I wonder why men cheat about their status(es)... On most cases men lie to women just before sex!! This is the most insensitive act any human being do ever esp. to another.
Why not let the other person escape HIV?
Shana, you are very beautiful and brave, we are in this together.

But i wonder where the HIV+ single men are... honest ones, some of us are searching seriously
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Comment by: bud hardy (New york, NY) Fri., Mar. 11, 2011 at 10:25 am UTC
Interesting story of one woman becoming one with their HIV and pregnancy. And for her ability to find another to make this happen.
I have always believed the reproductive aspect of being HIV+ is easier to accomplish for a woman than for a man. Regardless if she is positive and in a sero discorant or concordant HIV relationship.
HIV Positive heterosexual men have a much harder if not impossible task of trying to duplicate the scenario of wanting to reproduce. HIV positive women partners can and will be very selective about whom they do this with and if the pregnancy goes to term, do they allow the father to share in the raising. And HIV negative women would be risking their health status and the unborn fetus to conceive with an HIV positive man.
It is not a manís world on this issue of heterosexuality, HIV, and procreating. You might want to check out Guys and Girls in NYC as a source for finding other like bodied and minded people (
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Replies to this comment:
Comment by: Shana (Tulsa OK) Sun., Mar. 20, 2011 at 12:17 am UTC
Thank you so much for your comments. Yes, it is a deeply spiritual journey to relate this disease to the femenine process of carrying a life, and I wish there was a way that men could understand it too.
In the mean time, my HIV brothers will be in my prayers that spiritual clarity in coping and dealing with this disease will be readily accessible.
Thank you again.

Comment by: Lisa Lay (Tulsa, OK) Thu., Mar. 10, 2011 at 2:50 pm UTC
GREAT JOB! your message is a beautiful inspiration :) thank you so much for sharing!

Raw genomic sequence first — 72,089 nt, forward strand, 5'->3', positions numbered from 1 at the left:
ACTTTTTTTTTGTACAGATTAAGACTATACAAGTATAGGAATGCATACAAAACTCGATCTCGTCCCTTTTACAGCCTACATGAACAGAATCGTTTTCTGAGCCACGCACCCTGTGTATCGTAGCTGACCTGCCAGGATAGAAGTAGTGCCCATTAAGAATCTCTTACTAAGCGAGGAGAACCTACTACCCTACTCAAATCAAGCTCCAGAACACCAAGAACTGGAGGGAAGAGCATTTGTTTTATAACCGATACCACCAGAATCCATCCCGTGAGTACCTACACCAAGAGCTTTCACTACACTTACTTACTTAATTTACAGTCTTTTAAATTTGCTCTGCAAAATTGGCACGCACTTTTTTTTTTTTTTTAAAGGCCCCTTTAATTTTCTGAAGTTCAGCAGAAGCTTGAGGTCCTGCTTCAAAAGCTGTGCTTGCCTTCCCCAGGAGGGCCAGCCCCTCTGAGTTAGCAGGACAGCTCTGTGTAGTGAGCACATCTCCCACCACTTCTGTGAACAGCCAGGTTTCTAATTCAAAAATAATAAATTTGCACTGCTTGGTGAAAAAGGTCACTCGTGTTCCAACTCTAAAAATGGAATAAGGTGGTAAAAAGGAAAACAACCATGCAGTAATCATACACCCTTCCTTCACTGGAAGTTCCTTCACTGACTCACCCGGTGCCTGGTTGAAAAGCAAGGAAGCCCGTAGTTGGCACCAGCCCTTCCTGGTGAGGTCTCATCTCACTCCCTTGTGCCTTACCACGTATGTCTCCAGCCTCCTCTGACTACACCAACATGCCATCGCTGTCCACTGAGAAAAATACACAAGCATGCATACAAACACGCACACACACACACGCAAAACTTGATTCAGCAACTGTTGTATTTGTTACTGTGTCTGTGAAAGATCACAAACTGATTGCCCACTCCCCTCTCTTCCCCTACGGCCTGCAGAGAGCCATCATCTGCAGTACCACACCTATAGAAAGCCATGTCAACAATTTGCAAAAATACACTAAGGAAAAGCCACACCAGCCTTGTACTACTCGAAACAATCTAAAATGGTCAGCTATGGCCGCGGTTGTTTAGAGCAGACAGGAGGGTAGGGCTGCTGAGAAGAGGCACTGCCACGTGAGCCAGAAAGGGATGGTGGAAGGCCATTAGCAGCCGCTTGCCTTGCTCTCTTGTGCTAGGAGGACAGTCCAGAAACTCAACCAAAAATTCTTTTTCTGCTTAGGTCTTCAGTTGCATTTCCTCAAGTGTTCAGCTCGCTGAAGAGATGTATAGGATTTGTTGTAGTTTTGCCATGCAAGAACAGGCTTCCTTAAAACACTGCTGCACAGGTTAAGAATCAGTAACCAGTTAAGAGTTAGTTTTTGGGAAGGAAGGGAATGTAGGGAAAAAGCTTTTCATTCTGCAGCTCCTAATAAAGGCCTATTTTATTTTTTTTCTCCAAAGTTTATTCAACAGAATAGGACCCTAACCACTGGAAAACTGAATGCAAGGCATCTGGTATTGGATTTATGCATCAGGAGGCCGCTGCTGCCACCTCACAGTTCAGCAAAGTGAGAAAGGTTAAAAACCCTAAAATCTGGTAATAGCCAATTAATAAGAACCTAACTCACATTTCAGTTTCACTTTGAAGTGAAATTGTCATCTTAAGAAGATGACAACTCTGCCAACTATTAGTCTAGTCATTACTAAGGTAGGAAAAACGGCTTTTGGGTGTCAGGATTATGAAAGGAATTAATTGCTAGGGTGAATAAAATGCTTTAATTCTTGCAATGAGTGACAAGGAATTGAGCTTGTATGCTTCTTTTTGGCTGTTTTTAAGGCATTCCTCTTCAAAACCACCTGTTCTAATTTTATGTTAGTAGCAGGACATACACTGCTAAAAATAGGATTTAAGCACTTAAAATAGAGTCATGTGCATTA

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Comment by: Shana (Tulsa OK) Sun., Mar. 20, 2011 at 12:13 am UTC
Thank you Lisa!!! I'm so glad you read this!!!

Comment by: Alex V. (Sao Paulo, Brazil) Wed., Mar. 9, 2011 at 5:47 pm UTC
Thank you so much for sharing this with the community. This is such a good way of dealing with this challenge we both share. Congratulations!
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Replies to this comment:
Comment by: Shana (Tulsa OK) Sun., Mar. 20, 2011 at 12:18 am UTC
Thank you Alex!! Many blessings to you my friend!!!
And may prayers for "all of us," to be able to deal with this disease in a good way.

Comment by: Andrew Nichols (Columbus, MS) Mon., Mar. 7, 2011 at 9:35 pm UTC
Shana, I found ur writing to be very poetic as well as far reaching. Thank you for taking the time to share w/us. I feel blessed by taking the time to read this.
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Replies to this comment:
Comment by: Shana (Tulsa,OK) Sun., Mar. 20, 2011 at 12:21 am UTC
Thank you!!!
It is, and always will be a beautiful process to be involved in being a modern day Story-Teller.
It is my honor to share.

Comment by: Andrea de Lange (Los Angeles, CA) Mon., Mar. 7, 2011 at 3:01 pm UTC
Shana, I love your humor, wit, style and beauty! I think your attitude speaks volumes as to why you are doing so well, and are such an inspiration to others. It has been a great honor to be your friend for about 15 years now! You rock!!
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Replies to this comment:
Comment by: Shana (Tulsa, OK) Sun., Mar. 20, 2011 at 12:25 am UTC
Thank you Andrea!!! Much love to you, honey!!! I am so thrilled you read this. We have been through one one heck of a journery, my friend! And we will see it through to the other side together.

Comment by: Teddye Compton (OKC, OK) Mon., Mar. 7, 2011 at 11:37 am UTC
Shana, I believe you are one of the Bravest People I know on this Earth Plane. Your positive attitude far surpasses any of the HIV/AIDS Community.
You present yourself with dignity, compassion and are so willing to educate and reach out to All, no matter what their lifestyles maybe.
AHO!! Thank you,
Shana Cozad for being the loving Wife, Mother,Sister and Friend to so many.
Teddye Compton
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Comment by: Larry Estrada (Great Bend, Ks) Fri., Mar. 4, 2011 at 10:10 pm UTC
I am so proud of you sis this was fantastic to read I love you so much Shana I cant wait to see you again
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Mother Earth

Shana Cozad

Shana Cozad

Shana Cozad is a full-blooded Native American enrolled with The Kiowa Tribe of Oklahoma. She is also of Caddo, Delaware and a smidgen of French decent. Shana has been a noted, recognized public speaker, HIV/AIDS prevention educator and CTR counselor since 1994. Shana has spoken at numerous schools, universities, AIDS memorials, AIDS Walks and World AIDS Day events. Highlights include POZ Magazine, Keynoting for the 3rd Annual Circle of Harmony Conference and (Keynote for) the Mississippi State Department of Health HIV/STD Service DIS Conference and Update. Shana's story is also among the women's voices in River Huston's book A Positive Life. Shana is currently married to a wonderful lawyer and together they are raising three children in Tulsa, Oklahoma.